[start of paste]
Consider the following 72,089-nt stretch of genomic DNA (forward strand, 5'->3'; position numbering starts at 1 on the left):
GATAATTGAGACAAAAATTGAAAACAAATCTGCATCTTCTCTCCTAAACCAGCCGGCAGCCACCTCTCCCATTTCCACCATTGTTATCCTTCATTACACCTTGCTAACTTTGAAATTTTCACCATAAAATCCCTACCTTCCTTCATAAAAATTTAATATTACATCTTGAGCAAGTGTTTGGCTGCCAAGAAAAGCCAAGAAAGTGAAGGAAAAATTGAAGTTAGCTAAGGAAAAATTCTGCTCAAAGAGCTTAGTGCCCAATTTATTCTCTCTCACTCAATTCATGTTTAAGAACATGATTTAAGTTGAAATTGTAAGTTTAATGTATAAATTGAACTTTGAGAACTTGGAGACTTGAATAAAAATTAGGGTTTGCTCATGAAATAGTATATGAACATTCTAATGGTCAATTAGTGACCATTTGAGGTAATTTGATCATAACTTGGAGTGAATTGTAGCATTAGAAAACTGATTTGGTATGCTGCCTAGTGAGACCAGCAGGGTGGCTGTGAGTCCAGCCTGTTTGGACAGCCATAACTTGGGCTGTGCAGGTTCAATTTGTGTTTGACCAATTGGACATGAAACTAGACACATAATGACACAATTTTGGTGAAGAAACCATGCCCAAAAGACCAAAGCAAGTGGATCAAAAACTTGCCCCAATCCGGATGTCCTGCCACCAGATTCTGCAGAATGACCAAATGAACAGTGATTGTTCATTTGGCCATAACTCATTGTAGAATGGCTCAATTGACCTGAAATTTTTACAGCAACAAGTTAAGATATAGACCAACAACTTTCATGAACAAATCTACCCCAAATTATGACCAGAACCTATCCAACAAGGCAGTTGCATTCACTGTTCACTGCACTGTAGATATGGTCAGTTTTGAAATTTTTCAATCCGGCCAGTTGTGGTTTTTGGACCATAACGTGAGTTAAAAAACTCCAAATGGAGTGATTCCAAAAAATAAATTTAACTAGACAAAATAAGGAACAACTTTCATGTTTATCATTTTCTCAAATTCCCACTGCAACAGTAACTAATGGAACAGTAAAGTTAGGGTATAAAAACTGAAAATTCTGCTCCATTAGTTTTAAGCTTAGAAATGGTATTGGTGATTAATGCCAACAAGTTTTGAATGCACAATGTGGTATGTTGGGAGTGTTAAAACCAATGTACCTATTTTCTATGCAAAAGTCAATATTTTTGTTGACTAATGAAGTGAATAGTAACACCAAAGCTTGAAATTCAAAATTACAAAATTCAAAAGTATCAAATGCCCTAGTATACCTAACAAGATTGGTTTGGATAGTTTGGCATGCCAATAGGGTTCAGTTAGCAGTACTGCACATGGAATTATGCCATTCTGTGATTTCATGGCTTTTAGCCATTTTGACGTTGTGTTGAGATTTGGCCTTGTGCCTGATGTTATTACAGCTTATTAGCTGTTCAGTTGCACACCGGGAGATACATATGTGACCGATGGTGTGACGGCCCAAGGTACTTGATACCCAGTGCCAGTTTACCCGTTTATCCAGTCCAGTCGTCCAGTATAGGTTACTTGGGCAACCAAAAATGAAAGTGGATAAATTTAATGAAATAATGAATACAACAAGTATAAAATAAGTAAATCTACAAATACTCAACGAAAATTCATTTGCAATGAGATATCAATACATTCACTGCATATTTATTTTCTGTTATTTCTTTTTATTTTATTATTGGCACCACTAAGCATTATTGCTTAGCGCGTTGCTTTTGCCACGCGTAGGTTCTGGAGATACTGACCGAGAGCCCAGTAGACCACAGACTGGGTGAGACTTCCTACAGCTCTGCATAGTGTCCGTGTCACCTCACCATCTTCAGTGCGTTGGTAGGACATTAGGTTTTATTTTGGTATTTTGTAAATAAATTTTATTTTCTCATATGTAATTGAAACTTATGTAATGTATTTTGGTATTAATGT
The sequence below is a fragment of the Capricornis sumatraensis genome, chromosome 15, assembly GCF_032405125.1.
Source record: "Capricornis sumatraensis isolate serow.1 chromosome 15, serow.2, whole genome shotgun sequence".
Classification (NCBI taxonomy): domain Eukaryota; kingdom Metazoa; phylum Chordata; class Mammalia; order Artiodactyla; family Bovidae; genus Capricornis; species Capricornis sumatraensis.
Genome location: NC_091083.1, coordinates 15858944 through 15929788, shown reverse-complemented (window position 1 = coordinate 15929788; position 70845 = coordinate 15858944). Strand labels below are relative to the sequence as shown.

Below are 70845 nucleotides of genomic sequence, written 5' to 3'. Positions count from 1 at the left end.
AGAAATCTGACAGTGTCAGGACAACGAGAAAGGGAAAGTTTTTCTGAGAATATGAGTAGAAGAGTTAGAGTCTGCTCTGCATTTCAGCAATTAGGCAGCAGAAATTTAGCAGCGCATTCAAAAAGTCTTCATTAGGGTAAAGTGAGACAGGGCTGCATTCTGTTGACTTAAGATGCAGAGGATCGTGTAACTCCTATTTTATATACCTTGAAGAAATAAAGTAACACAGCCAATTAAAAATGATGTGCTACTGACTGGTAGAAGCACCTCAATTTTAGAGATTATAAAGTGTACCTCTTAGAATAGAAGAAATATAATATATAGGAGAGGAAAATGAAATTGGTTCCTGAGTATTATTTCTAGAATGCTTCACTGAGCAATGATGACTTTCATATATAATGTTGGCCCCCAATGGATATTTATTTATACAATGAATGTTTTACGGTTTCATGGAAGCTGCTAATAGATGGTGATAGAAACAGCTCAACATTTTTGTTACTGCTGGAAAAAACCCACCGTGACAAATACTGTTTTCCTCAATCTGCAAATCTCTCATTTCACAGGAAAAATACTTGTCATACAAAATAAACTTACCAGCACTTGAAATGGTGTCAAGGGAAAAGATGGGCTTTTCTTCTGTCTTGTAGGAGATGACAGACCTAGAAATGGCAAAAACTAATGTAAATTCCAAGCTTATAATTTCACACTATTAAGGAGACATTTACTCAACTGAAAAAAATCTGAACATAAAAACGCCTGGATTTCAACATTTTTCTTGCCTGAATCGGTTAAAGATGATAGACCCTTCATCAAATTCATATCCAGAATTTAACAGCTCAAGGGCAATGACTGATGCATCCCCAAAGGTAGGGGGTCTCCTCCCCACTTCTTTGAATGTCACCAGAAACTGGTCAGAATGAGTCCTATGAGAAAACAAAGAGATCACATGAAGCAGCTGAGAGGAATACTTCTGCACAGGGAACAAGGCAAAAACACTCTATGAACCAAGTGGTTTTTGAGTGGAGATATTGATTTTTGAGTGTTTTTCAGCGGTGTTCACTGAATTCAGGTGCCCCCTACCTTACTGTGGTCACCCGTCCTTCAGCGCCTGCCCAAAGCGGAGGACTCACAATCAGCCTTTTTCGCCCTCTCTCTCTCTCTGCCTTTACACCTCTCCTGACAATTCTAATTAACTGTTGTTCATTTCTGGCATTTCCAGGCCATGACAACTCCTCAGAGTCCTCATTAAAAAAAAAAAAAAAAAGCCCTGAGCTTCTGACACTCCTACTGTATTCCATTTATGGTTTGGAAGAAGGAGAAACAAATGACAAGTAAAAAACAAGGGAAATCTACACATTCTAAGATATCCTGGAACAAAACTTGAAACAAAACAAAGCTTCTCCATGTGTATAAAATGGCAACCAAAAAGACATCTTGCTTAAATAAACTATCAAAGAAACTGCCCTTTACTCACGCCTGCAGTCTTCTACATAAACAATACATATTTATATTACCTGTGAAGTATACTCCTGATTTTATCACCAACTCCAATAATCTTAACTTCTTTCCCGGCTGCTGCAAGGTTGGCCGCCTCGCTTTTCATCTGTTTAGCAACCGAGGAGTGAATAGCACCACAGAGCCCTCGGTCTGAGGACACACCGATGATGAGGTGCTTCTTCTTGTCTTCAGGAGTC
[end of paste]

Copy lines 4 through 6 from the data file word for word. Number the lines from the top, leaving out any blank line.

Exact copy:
Source record: "Capricornis sumatraensis isolate serow.1 chromosome 15, serow.2, whole genome shotgun sequence".
Classification (NCBI taxonomy): domain Eukaryota; kingdom Metazoa; phylum Chordata; class Mammalia; order Artiodactyla; family Bovidae; genus Capricornis; species Capricornis sumatraensis.
Genome location: NC_091083.1, coordinates 15858944 through 15929788, shown reverse-complemented (window position 1 = coordinate 15929788; position 70845 = coordinate 15858944). Strand labels below are relative to the sequence as shown.